Magnox, Berkeley NPP, UK
Berkeley had two natural uranium-fuelled Magnox reactors. Each reactor had eight boilers (heat exchangers). One of the boilers was size-reduced on-site and decontaminated by Magnox in 2011. Through Low Level Waste Repository (LLWR) the option of transporting the boilers whole was identified to minimise the risk associated with on-site working option for the 15 boilers remaining in place. Each boiler was ~310 tons in mass, representing a total mass for treatment in excess of 4 650 metric tons.
Cyclife was appointed to carry out a feasibility study for all aspects including stakeholder engagement with regulators, local authorities, local ports and councils in order to underpin the feasibility of shipping from Berkeley to Cyclife Sweden for treatment. 2012 Cyclife was awarded the contracts for lot 1 (x5 boilers) and in 2013 lot 2 (x10 boilers).
- Both contracts were against a tight timeline with numerous stakeholders, contractors and regulators from UK and Sweden
- The customer's goal was to achieve a skyline change at the site, maximising the recycling of the metals and minimising the return for expensive disposal of secondary waste supporting their net zero targets and decommissioning plans.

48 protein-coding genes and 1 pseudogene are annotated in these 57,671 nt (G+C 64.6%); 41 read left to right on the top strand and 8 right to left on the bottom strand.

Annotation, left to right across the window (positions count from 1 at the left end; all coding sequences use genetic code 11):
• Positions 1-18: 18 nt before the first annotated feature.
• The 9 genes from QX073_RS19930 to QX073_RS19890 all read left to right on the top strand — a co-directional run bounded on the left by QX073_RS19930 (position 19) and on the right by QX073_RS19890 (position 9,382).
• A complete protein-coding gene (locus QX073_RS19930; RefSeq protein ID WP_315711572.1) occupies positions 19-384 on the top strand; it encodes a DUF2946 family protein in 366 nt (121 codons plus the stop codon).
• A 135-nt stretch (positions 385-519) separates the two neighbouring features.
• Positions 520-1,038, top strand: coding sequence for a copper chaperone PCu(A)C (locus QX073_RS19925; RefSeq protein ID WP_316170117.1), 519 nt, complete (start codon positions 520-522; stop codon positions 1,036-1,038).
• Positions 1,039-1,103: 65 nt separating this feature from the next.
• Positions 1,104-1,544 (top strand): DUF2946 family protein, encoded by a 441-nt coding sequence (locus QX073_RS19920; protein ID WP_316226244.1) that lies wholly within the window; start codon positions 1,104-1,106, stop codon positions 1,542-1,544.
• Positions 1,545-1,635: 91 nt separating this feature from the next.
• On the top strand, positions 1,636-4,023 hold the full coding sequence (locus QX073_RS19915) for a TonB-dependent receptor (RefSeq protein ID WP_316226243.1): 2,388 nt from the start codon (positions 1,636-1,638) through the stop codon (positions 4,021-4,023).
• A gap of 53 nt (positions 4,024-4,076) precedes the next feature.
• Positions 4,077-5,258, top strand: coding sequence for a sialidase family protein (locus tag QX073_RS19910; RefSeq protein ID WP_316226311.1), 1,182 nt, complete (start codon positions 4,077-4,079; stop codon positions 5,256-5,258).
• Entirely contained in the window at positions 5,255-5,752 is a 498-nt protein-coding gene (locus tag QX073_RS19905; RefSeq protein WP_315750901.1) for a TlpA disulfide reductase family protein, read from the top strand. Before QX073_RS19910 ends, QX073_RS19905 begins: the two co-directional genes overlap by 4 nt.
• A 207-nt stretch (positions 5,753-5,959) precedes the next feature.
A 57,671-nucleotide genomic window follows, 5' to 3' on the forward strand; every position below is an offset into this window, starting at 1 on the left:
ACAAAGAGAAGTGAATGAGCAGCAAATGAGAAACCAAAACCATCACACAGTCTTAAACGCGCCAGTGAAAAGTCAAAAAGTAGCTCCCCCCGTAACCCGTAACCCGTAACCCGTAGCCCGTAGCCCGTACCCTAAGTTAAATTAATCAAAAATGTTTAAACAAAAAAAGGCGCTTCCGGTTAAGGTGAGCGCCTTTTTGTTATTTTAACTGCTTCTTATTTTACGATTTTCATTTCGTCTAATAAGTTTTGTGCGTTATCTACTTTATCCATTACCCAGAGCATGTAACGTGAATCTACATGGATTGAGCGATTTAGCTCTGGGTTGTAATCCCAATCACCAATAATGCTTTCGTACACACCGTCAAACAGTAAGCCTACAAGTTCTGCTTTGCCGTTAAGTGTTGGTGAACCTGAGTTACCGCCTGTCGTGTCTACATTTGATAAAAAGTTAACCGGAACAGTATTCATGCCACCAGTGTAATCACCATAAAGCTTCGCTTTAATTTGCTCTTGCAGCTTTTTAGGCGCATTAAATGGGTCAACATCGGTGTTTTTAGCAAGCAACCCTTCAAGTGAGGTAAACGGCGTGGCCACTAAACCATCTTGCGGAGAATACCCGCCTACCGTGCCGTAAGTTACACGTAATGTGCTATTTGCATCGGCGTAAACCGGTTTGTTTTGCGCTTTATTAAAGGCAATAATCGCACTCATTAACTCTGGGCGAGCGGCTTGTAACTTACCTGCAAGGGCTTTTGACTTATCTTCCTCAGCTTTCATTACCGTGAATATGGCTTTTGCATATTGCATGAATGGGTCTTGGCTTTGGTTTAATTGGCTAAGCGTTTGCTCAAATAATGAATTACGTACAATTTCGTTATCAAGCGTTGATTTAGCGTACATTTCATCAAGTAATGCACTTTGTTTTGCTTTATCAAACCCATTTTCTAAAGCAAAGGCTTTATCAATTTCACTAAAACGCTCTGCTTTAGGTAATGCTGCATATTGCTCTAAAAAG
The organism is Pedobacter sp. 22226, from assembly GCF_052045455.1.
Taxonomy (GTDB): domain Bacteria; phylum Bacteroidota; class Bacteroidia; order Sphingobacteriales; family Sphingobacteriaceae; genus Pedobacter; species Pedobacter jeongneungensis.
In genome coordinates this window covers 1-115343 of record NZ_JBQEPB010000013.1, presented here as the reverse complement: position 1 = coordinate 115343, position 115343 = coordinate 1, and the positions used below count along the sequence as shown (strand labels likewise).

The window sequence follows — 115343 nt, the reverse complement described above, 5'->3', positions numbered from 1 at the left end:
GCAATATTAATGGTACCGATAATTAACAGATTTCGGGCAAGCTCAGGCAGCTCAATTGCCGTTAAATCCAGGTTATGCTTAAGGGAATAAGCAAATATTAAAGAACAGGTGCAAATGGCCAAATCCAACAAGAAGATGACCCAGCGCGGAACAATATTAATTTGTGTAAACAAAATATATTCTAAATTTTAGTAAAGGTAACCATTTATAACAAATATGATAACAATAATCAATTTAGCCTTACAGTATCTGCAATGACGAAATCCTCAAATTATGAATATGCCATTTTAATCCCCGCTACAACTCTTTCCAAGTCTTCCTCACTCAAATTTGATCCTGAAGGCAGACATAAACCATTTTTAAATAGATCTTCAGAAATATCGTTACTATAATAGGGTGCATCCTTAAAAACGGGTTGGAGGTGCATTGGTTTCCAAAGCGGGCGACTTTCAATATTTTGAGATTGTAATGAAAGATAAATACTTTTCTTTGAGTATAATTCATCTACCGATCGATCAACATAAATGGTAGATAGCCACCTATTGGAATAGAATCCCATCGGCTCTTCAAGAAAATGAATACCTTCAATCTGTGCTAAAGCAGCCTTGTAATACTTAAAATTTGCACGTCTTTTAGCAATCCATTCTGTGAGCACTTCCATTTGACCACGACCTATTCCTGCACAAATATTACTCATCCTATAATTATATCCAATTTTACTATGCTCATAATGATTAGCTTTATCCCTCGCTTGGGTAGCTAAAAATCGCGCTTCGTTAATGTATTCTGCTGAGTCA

- The stored boilers at Berkley were creating ground loading issues around the reactor buildings impinging on the reactor basement levels and had to be removed without the use of cranes which would have increased the ground loadings.
- 2012: Transport of x 5 boilers / 2013: Transport of x 10 boilers
- 2014: Completion of treatment and return of secondary waste
- Design and Characterisation: engineering assessments
- Site Enabling Works: preparation on-site and off-site
- Transport of whole units requiring a complex onsite jacking procedure and multimodal road and sea transport solution for the abnormal-loads. Requiring 3 separate transhipments per boiler via 2 different ports and x2 different sea going vessels before off loading at Cyclife Sweden facility for size reduction of each boiler within our tailor-made large component cutting hall, decontamination, melting and return of secondary waste
- All the secondary waste generated was suitable for disposal via the LLWR
- ~ 30% of this secondary waste suitable for disposal as LALLW saving valuable space in the LLWR
- No secondary waste was classified as ILW, although initial characterisation identified this to be a project risk, based on the C-14 content
- Over 98% volume reduction as a result
- Recycling of 94%mass of the delivered tonnage within conventional industry